Programme manager needed at Inter Aide in India
Inter Aide is looking for a Programme Manager with experience in the field of health insurance with the aim of developing of mutual health organisations in Pune and Mumbai with the support of various local partners.
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Nigerian bank launches micro health insurance services
Microfinance Focus, 28 March 2011
Oceanic Bank recently launched micro health insurance services in the agrarian town of Epe in Nigeria through its Oceanic Micro Savings Account (OMSA).
The product will offer low-cost health coverage in partnership with Oceanic Health Management Limited. Oceanic Health provides health care through a network of reputable hospitals strategically located across Nigeria. These health care providers include primary, secondary and tertiary care institutions, amongst others.
Felix Oyakhamoh, Head of Development Finance Department, said, "Oceanic Bank is the first financial institution to combine micro health insurance services with a savings product for microfinance customers."
He added, "Oceanic Bank’s Micro Health Insurance Scheme is designed to ensure protection for its current and potential OMSA customers against health risks and serves as yet another poverty alleviation platform employed by Oceanic Bank to empower small businesses."
CIC Kenya launches Takaful Africa initiative
ICMIF website, 4 March 2011
In January this year CIC Kenya helped launch the first Takaful insurance company in East Africa. CIC Insurance Group will be the lead shareholder in the new Takaful Insurance of Africa after taking ownership of 32% of the new organisation’s share capital.
Takaful Insurance of Africa is expected to grow on the back of large microinsurance potential in the Kenyan market where, according to a new study by the Centre for Financial Regulation and Inclusion (Cenfri), there is still untapped market potential to the degree of 11 million people.
CIC Insurance group is already one of the largest insurers in the region and this new initiative should help them to maintain their already impressive level of growth which has been sustained at an average of 25% per annum over the last decade.
Nelson Kuria, the Chairman of the Development Committee of ICMIF and CEO of CIC Insurance Group says innovation is key in unlocking the potential of microinsurance in the country. "Success of any microinsurance product depends on whether the premium is designed to accommodate the policyholder’s irregular cash flows, choice of distribution channels that can manage the entire customer relationship, as well as policies that carry limited screening requirements," says Mr Kuria.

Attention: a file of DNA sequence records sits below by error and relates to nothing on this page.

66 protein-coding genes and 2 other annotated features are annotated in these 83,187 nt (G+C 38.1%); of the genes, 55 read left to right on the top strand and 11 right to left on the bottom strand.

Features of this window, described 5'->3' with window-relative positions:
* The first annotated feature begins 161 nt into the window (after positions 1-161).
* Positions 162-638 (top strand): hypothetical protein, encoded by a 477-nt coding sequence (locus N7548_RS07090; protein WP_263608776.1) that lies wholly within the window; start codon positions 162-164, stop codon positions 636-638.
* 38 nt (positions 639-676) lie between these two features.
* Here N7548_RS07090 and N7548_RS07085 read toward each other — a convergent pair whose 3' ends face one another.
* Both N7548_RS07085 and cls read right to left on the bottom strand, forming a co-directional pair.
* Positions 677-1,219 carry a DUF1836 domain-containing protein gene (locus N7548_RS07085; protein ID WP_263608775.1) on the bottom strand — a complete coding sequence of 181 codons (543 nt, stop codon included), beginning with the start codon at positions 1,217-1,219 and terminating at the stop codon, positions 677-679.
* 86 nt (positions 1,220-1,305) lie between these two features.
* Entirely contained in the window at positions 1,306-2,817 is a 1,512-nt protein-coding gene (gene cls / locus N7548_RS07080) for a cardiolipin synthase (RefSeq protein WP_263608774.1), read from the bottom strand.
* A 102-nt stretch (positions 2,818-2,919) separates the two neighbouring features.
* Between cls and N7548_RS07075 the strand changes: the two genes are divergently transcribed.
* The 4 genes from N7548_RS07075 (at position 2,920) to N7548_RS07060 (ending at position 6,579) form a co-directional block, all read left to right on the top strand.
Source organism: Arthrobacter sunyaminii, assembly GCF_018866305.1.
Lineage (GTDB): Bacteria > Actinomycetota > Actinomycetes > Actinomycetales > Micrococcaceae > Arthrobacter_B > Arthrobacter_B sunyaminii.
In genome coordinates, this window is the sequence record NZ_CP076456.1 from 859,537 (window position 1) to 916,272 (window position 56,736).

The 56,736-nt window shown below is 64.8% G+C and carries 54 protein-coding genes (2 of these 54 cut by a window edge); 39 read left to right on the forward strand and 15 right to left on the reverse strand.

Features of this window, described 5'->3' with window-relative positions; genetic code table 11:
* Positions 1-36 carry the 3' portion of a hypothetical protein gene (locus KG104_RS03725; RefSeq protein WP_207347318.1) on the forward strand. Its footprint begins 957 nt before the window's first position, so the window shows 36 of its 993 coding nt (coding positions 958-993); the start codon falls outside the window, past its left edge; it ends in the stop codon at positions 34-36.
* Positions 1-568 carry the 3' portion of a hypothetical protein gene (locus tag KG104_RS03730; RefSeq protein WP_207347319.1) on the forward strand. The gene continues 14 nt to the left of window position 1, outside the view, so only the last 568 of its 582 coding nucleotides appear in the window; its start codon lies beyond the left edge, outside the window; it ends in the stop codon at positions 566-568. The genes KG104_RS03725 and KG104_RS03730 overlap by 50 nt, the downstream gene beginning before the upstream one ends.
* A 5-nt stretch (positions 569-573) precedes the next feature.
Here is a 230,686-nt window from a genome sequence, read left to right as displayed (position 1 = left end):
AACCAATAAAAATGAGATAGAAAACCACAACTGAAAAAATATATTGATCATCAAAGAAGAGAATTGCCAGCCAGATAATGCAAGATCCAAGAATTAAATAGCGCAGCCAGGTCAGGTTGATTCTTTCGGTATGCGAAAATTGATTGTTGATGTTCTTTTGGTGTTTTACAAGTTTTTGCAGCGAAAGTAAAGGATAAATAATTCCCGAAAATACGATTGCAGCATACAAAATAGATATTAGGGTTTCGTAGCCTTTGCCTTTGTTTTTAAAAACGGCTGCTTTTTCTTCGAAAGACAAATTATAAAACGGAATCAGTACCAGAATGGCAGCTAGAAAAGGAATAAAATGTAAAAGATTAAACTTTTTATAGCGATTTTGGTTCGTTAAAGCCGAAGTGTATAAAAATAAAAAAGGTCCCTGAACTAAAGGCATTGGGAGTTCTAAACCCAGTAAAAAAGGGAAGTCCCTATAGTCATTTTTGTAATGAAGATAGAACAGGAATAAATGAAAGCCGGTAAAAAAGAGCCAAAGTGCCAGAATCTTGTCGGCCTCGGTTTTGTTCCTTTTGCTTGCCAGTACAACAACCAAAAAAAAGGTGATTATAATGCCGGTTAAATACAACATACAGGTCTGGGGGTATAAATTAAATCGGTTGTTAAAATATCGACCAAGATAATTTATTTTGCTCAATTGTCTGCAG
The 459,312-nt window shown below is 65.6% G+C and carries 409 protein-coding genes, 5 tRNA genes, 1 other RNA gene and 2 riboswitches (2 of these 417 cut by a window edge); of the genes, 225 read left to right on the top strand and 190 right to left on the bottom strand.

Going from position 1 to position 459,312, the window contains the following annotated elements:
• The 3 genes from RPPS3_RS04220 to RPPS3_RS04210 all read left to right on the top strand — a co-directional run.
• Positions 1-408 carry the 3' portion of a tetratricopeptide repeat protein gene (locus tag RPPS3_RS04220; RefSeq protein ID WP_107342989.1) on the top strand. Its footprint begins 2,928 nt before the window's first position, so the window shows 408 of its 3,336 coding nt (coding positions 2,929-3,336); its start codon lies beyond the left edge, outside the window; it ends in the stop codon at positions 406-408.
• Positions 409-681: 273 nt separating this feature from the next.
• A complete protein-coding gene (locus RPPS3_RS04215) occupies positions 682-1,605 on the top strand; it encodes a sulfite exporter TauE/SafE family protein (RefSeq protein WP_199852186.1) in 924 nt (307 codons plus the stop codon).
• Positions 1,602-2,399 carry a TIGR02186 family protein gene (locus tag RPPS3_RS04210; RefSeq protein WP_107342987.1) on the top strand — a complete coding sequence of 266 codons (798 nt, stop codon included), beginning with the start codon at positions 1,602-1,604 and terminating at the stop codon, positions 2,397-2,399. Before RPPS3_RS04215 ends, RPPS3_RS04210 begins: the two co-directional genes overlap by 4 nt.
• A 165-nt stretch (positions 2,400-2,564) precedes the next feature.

Guy Carpenter to develop agriculture microinsurance market
GC Capital Ideas, 22 March 2011
Guy Carpenter & Company announced that it will receive a USD 1 million grant from the International Finance Corporation (IFC), a member of the World Bank Group, to help develop a market for weather, index-based microinsurance in order to benefit farmers in Mozambique, where the majority of the population depends directly on agriculture for economic subsistence.
Under the grant, Guy Carpenter will collaborate with global catastrophe risk experts Risk Management Solutions (RMS) to design and implement new and affordable index-based insurance products for flood and drought risks. RMS will provide the complete risk modelling and risk quantification metrics necessary to transparently price the risk for products that minimise operational costs and thereby facilitate activation of the programme.
IFC will work with Guy Carpenter through its Global Index Insurance Facility (GIIF) Programme, established in 2009 to assist the development of index-based insurance for natural disasters and weather risks in developing countries where insurance is rarely available.
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New microinsurance model being proposed in South Africa